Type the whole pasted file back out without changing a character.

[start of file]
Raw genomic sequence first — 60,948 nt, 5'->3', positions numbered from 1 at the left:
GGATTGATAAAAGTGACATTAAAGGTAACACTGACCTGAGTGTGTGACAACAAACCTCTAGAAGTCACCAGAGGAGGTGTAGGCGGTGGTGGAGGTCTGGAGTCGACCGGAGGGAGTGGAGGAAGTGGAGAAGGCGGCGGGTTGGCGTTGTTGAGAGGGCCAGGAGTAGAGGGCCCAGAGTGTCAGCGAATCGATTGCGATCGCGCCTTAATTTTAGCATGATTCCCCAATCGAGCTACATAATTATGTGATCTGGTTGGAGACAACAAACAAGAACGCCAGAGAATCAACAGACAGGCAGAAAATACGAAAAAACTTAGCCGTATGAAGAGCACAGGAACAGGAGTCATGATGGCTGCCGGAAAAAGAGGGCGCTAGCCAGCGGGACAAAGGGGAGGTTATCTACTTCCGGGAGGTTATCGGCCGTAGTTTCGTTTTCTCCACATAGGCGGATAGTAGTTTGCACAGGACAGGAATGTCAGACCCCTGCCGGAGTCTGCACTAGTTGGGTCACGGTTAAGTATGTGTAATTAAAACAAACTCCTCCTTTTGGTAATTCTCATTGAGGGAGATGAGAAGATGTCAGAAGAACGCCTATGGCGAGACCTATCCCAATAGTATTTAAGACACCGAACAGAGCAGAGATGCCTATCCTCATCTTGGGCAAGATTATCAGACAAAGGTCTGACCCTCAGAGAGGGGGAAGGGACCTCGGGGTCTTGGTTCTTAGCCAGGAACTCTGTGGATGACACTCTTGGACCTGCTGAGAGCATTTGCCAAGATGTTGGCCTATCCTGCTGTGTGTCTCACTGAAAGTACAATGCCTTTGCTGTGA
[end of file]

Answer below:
Raw genomic sequence first — 60,948 nt, 5'->3', positions numbered from 1 at the left:
GGATTGATAAAAGTGACATTAAAGGTAACACTGACCTGAGTGTGTGACAACAAACCTCTAGAAGTCACCAGAGGAGGTGTAGGCGGTGGTGGAGGTCTGGAGTCGACCGGAGGGAGTGGAGGAAGTGGAGAAGGCGGCGGGTTGGCGTTGTTGAGAGGGCCAGGAGTAGAGGGCCCAGAGTGTCAGCGAATCGATTGCGATCGCGCCTTAATTTTAGCATGATTCCCCAATCGAGCTACATAATTATGTGATCTGGTTGGAGACAACAAACAAGAACGCCAGAGAATCAACAGACAGGCAGAAAATACGAAAAAACTTAGCCGTATGAAGAGCACAGGAACAGGAGTCATGATGGCTGCCGGAAAAAGAGGGCGCTAGCCAGCGGGACAAAGGGGAGGTTATCTACTTCCGGGAGGTTATCGGCCGTAGTTTCGTTTTCTCCACATAGGCGGATAGTAGTTTGCACAGGACAGGAATGTCAGACCCCTGCCGGAGTCTGCACTAGTTGGGTCACGGTTAAGTATGTGTAATTAAAACAAACTCCTCCTTTTGGTAATTCTCATTGAGGGAGATGAGAAGATGTCAGAAGAACGCCTATGGCGAGACCTATCCCAATAGTATTTAAGACACCGAACAGAGCAGAGATGCCTATCCTCATCTTGGGCAAGATTATCAGACAAAGGTCTGACCCTCAGAGAGGGGGAAGGGACCTCGGGGTCTTGGTTCTTAGCCAGGAACTCTGTGGATGACACTCTTGGACCTGCTGAGAGCATTTGCCAAGATGTTGGCCTATCCTGCTGTGTGTCTCACTGAAAGTACAATGCCTTTGCTGTGA